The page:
Many of you may have read on the internet about the UK Financial Services Authority?s (FSA) decision to “?strongly recommend that Traded Life Policy Investments (TPLIs) should not
Many of you may have read on the internet about the UK Financial Services Authority?s (FSA) decision to ??strongly recommend that Traded Life Policy Investments (TPLIs) should not reach ordinary investors in the UK. We are telling firms that they should not be marketing, recommending or selling these products to the mass retail market?.
So, what is a TLPI?
Sometimes called ?death bonds? or ?seniors policies? or ?viaticals?, they are life assurance protection policies taken out by Americans. For a variety of reasons the policyholder will sell their policy in return for a lump sum. The new owner will keep the policy and pay the ongoing premiums until the death of the original policyholder, at which time the current owner will collect the life cover.
This sector has been considered an emotive subject. On one hand you have those who promote these as life policies that the original owner doesn?t need anymore and decides to sell. On the other hand others believe that Americans are being forced to sell whatever they have because they have no other assets to pay for their healthcare. As is often in life the truth is probably somewhere in the middle.
TLPIs can be purchased directly, or through a fund or through a structure, which promotes a given return.
This is not an asset class that I have ever been involved with, not least because it has proven very difficult to carry out sufficient due diligence to be able to determine exactly how safe our clients? money would actually be. Not withstanding that, many advisers have been drawn to this type of investment and according to the Financial Times on 28th November 2011 it would appear that more than 1,000 firms in the UK distribute TLPIs. It?s difficult to determine how many overseas advisers recommend them but I?ve got to assume many more.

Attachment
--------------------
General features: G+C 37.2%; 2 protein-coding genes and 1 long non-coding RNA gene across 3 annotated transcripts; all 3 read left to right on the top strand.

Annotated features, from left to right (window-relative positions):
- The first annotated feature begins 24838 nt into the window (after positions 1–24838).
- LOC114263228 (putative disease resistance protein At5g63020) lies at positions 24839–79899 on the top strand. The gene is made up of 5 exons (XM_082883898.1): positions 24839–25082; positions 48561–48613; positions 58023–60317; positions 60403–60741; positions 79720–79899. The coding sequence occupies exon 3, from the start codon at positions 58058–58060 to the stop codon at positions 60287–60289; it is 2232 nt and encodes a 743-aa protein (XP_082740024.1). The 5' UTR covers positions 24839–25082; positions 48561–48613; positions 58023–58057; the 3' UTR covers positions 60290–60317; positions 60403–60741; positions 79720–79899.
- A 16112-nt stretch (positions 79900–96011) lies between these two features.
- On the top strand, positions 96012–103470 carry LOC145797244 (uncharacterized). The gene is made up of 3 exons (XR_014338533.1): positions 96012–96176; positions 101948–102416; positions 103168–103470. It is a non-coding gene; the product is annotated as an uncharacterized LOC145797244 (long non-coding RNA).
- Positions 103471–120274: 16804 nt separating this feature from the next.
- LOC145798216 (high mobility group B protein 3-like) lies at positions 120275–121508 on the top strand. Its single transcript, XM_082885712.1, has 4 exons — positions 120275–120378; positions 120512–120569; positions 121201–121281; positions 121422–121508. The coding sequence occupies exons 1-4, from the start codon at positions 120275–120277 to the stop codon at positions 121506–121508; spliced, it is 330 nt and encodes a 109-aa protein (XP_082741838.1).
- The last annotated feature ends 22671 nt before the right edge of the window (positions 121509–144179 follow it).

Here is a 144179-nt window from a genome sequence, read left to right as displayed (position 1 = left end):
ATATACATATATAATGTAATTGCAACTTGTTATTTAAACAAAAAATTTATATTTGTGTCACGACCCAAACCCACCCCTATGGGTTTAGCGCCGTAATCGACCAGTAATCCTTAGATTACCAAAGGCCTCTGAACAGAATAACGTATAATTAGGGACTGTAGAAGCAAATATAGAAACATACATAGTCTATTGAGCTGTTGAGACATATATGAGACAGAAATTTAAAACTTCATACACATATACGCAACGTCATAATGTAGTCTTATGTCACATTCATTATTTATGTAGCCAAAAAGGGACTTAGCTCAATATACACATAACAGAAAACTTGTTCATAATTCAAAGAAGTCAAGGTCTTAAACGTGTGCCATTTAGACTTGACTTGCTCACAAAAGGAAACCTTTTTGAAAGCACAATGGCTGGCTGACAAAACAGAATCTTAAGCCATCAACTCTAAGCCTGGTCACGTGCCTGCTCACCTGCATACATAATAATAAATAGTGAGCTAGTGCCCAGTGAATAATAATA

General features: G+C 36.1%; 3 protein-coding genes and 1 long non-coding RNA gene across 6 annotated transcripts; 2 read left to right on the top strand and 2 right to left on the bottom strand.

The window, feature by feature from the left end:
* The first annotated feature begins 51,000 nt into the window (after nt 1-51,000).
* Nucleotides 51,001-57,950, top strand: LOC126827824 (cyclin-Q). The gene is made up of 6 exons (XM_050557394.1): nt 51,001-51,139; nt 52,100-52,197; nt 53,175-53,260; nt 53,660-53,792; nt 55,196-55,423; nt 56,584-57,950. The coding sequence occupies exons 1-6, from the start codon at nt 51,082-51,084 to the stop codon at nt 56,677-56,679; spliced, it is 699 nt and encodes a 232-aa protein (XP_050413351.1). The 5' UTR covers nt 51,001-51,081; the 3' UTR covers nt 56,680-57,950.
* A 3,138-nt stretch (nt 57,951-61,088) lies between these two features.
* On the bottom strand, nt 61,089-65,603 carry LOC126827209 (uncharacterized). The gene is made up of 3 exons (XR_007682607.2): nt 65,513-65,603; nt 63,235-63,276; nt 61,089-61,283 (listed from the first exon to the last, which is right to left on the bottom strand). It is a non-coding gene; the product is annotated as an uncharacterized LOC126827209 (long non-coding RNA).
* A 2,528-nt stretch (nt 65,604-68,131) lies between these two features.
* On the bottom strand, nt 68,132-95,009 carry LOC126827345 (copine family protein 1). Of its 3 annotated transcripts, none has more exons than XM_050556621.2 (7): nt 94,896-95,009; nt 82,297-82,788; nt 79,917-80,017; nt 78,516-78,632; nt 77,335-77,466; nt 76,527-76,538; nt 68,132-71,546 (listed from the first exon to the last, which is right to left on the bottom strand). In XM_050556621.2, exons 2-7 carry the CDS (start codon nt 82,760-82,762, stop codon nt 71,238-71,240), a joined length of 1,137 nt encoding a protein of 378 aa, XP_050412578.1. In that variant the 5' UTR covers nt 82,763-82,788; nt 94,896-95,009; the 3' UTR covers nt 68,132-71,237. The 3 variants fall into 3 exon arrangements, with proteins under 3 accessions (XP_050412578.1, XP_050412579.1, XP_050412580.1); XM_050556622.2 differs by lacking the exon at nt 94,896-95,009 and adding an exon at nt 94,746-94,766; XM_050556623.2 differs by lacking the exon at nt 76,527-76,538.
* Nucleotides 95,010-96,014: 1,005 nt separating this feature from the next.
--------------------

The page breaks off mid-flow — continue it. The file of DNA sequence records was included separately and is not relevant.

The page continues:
If you have an adviser who likes these type investments, then you have probably heard ?absolute return? and ?not linked to the value of share?. However, in a speech by Peter Smith, Head of Investment Policy, Conduct Policy Division of the UK FSA in February 2010, he described a list of other risks.
Furthermore the FSA went on to publish a statement on 28th November 2011 expressing the views that –
?TLPIs are usually marketed as offering strong returns that are unrelated to stockmarket performance, which makes them appear attractive at a time when more traditional investments are not doing well.
?In actual fact, TLPIs are high-risk investments. In particular:
?They use complex investment strategies based on calculations about how long people will live. With medical advancements and people living longer and longer all the time these calculations can easily be proven wrong, meaning that the strategy may not work as promised and returns may be lower than expected.